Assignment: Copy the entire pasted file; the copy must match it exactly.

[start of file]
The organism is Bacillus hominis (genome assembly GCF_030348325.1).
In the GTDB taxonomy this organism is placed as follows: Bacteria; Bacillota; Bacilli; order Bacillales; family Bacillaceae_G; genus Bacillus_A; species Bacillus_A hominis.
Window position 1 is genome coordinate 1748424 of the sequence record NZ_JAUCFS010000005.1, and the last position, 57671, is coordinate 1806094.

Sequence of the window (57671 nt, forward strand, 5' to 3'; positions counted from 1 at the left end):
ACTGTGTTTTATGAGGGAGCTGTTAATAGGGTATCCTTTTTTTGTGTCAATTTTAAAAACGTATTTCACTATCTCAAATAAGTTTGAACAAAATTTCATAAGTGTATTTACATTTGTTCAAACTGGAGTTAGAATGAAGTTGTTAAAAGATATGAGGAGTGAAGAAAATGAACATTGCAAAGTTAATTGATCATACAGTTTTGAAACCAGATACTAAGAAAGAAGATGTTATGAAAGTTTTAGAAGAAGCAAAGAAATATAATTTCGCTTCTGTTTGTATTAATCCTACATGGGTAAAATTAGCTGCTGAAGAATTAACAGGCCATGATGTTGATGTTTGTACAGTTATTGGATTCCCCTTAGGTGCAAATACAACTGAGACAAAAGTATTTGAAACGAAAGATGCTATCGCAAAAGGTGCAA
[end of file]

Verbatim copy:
The organism is Bacillus hominis (genome assembly GCF_030348325.1).
In the GTDB taxonomy this organism is placed as follows: Bacteria; Bacillota; Bacilli; order Bacillales; family Bacillaceae_G; genus Bacillus_A; species Bacillus_A hominis.
Window position 1 is genome coordinate 1748424 of the sequence record NZ_JAUCFS010000005.1, and the last position, 57671, is coordinate 1806094.

Sequence of the window (57671 nt, forward strand, 5' to 3'; positions counted from 1 at the left end):
ACTGTGTTTTATGAGGGAGCTGTTAATAGGGTATCCTTTTTTTGTGTCAATTTTAAAAACGTATTTCACTATCTCAAATAAGTTTGAACAAAATTTCATAAGTGTATTTACATTTGTTCAAACTGGAGTTAGAATGAAGTTGTTAAAAGATATGAGGAGTGAAGAAAATGAACATTGCAAAGTTAATTGATCATACAGTTTTGAAACCAGATACTAAGAAAGAAGATGTTATGAAAGTTTTAGAAGAAGCAAAGAAATATAATTTCGCTTCTGTTTGTATTAATCCTACATGGGTAAAATTAGCTGCTGAAGAATTAACAGGCCATGATGTTGATGTTTGTACAGTTATTGGATTCCCCTTAGGTGCAAATACAACTGAGACAAAAGTATTTGAAACGAAAGATGCTATCGCAAAAGGTGCAA